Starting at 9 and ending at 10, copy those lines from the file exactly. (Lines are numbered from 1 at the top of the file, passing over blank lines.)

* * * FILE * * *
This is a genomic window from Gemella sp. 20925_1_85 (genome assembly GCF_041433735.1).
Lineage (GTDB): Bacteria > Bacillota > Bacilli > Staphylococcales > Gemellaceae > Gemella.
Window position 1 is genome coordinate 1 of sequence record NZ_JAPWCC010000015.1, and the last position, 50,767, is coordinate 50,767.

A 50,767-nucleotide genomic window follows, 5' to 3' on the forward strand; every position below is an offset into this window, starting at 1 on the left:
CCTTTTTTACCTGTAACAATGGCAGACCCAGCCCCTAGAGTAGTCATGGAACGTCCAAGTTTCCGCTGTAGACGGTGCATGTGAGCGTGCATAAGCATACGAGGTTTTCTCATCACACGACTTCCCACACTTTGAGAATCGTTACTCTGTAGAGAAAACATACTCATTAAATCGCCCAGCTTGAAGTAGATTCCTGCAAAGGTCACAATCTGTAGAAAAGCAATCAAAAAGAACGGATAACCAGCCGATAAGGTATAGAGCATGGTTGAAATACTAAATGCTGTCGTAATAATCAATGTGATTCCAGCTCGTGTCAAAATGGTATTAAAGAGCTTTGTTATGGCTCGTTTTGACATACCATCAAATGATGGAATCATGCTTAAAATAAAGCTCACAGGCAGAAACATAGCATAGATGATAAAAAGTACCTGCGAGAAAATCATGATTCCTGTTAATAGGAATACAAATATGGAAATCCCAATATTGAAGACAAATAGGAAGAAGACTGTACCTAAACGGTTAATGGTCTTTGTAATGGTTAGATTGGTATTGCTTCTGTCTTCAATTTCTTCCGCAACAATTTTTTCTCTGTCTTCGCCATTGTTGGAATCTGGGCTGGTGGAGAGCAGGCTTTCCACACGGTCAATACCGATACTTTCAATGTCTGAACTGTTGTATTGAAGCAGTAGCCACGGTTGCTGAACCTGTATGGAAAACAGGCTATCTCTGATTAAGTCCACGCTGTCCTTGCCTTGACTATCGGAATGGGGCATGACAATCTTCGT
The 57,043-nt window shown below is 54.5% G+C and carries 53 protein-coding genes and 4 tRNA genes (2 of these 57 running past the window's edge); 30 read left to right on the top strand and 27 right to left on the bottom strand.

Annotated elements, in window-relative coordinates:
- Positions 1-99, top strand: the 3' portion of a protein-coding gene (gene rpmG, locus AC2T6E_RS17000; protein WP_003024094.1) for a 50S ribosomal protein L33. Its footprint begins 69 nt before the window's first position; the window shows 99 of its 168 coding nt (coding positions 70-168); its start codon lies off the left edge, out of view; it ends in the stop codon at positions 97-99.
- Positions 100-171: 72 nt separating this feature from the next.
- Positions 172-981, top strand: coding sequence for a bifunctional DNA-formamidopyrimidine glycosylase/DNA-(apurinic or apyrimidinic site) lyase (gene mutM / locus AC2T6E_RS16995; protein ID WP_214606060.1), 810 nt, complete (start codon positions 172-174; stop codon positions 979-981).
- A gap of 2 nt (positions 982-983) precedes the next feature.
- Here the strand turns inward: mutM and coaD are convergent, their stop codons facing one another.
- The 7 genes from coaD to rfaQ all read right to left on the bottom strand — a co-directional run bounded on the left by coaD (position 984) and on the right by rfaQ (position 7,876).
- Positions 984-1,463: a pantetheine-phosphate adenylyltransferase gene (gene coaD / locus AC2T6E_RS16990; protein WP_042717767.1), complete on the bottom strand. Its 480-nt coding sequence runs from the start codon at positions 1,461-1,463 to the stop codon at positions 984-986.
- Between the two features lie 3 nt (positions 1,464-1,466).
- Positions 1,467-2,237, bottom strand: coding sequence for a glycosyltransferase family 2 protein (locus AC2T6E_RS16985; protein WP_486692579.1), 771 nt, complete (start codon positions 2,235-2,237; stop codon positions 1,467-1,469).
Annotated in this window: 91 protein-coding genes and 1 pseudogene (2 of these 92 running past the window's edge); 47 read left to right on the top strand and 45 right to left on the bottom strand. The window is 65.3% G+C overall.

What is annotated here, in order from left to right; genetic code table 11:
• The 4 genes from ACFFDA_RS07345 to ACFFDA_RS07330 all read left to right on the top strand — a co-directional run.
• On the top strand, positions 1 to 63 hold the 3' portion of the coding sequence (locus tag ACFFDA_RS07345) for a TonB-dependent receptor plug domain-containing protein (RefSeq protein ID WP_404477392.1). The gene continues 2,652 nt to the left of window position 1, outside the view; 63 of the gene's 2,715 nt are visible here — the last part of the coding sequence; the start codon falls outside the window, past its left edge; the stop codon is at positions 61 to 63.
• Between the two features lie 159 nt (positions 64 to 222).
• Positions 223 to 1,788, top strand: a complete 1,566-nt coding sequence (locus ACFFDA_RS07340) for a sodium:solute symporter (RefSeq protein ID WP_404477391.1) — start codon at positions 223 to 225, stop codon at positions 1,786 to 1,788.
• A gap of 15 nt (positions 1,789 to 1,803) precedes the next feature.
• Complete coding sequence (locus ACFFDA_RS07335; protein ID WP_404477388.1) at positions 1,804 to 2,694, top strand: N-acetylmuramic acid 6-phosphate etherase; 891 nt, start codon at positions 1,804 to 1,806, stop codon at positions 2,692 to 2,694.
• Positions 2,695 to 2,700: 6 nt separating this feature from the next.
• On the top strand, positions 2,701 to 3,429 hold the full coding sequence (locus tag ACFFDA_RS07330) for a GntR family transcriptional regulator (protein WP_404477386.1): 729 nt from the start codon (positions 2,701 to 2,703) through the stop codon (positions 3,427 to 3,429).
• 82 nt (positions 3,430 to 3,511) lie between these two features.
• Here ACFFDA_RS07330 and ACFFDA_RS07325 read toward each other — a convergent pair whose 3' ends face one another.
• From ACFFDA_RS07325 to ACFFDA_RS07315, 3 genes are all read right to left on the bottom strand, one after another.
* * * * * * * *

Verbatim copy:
- Positions 100-171: 72 nt separating this feature from the next.
- Positions 172-981, top strand: coding sequence for a bifunctional DNA-formamidopyrimidine glycosylase/DNA-(apurinic or apyrimidinic site) lyase (gene mutM / locus AC2T6E_RS16995; protein ID WP_214606060.1), 810 nt, complete (start codon positions 172-174; stop codon positions 979-981).